IBM launches blockchain platform in Melbourne, Australia

IBM has successfully launched its blockchain platform in a data centre located in Melbourne, Australia, according to a ZDNet report published last Monday (Feb.11th).

The platform will allow customers to run their applications on the cloud, provided that they abide by data sovereignty requirements.

The IBM platform is built on the open source Hyperledger Fabric from the Linux Foundation.

“Availability and “redundancy” purposes

The head of blockchain for IBM in Australia and New Zealand, Rupert Colchester, said its blockchain platform will be made available in its Sydney data centre by the end of March for “availability” and “redundancy” reasons.

Also, with the establishment of physical infrastructure in the country, customer data will not cross the border and would provide security for regulated applications in government and financial services.

“Customers who are deploying blockchain applications have reached a maturity of projects that require the data to be stored in Australia,” Colchester said.

Colchester continued by saying that blockchain is “pretty much active” across all sectors. He said, “I do very few education sessions nowadays, but there is a lot of discussions whereby clients are trying to understand how best they can apply it to the business problems they have.
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Supply chain and food safety sectors

Colchester explained that the blockchain platform will be used to revolutionise the whole supply chain and food safety industry in Australia.

“Obviously Australia is unique, as is every country … in the case of Australia, the whole supply chain is a huge area of interest, discussion, and activity. How can one track food, right from its inception in a farm all the way through to retailers to prove the providence,” he told ZDNet.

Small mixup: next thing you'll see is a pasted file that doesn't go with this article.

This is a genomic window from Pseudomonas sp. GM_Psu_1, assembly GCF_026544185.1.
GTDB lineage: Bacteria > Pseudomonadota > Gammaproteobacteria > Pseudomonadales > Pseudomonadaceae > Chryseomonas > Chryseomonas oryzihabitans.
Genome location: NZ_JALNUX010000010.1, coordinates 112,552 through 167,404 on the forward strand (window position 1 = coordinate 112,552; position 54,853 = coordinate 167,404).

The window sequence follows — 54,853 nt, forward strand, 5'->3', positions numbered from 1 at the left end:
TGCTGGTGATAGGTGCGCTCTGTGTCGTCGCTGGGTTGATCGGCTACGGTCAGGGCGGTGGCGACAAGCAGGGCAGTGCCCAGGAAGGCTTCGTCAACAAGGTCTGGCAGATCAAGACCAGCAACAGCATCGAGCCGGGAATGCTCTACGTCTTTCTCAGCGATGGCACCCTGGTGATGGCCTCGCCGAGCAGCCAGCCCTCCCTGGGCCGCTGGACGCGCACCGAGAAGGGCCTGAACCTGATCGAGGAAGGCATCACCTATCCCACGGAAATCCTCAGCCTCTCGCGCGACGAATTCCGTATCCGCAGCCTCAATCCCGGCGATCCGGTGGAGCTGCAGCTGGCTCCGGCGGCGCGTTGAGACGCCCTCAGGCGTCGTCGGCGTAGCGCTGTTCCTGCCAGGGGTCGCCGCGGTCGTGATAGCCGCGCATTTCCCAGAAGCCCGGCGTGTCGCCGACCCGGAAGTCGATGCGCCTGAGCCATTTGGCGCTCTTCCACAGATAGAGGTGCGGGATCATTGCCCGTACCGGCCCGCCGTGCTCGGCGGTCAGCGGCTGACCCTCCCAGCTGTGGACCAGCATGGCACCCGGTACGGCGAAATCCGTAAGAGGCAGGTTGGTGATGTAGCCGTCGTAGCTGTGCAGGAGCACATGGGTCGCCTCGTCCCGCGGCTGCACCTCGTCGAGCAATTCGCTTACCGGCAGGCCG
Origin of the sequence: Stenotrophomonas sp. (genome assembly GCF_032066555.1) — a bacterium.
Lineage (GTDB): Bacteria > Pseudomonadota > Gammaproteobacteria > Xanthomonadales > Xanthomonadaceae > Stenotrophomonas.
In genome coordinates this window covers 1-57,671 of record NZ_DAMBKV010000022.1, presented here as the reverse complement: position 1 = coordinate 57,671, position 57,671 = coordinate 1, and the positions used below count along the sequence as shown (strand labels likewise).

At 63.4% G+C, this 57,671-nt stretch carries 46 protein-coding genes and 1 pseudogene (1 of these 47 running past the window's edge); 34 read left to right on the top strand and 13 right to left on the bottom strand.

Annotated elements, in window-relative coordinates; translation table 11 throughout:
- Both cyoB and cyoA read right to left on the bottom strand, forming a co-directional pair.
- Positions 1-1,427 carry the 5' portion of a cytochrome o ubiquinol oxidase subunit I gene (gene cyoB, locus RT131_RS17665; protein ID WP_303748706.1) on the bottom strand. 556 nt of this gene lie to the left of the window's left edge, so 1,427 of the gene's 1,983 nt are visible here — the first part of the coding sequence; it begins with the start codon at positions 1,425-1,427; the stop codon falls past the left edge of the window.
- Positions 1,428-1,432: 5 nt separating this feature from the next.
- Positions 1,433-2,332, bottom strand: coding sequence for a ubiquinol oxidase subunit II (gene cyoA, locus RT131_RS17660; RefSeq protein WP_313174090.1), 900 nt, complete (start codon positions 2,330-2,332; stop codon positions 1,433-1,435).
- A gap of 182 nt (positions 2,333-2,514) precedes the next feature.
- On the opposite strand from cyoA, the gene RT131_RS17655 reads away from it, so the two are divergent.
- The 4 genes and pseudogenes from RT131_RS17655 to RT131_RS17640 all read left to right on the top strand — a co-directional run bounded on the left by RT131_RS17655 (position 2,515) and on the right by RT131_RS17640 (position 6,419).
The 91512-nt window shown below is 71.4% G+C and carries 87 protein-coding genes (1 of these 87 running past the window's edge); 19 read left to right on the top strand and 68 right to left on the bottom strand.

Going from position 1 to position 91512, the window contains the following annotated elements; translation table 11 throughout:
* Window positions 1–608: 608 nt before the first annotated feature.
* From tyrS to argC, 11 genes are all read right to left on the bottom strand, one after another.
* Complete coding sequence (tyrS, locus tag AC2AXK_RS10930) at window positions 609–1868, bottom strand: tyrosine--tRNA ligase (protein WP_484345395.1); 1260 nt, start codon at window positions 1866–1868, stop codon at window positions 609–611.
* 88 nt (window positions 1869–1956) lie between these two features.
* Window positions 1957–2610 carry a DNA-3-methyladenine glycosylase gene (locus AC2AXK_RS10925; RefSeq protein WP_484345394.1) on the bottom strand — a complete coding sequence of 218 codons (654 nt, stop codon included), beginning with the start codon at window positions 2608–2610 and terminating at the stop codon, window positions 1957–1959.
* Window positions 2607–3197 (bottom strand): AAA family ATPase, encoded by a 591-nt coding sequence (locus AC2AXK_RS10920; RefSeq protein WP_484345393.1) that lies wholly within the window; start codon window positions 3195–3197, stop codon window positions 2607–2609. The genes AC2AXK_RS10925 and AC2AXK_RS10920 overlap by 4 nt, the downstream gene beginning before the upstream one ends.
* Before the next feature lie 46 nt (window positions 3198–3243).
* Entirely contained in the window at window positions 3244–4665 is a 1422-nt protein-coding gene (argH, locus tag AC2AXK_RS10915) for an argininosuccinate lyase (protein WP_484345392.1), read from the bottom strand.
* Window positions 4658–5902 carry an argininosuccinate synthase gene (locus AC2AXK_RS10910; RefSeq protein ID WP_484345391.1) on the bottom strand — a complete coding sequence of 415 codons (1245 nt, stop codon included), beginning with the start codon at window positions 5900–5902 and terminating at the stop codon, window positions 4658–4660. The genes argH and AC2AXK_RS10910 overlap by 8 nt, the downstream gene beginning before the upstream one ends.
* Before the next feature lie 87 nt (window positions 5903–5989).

Colchester believes that the launch of its platform in Australia is a large investment by IBM and the Australian market has great potential for Blockchain solutions.

“While Australia has not been particularly high on the innovation index globally… what it does reflect from a blockchain perspective – it’s a very interesting country because it’s small enough to make things doable, people know each other well, it’s a very strong ecosystem of relationships in the business world across the economy,” he explained.

“But large enough to… provide revenue opportunities for companies that are based here,” he added.

IBM partnerships

IBM law firm, Herbert Smith Freehills, and CSIRO’s Data61 formed a partnership in August of last year to build a blockchain-based smart legal contract network in Australia.

Australia’s national blockchain will supposedly allow organisation to digitally manage the “lifecycle of a contract, from negotiation through to signing, and continuing over the term of the agreement”.

“It provides the potential for Australian companies to store contracts in the blockchain network running within Australia only – no data passing outside of this country,” Colchester said.

“It will be able to get going really quickly and provide the necessary security around it. Security that can’t be achieved with some other blockchain solutions across the cloud.”

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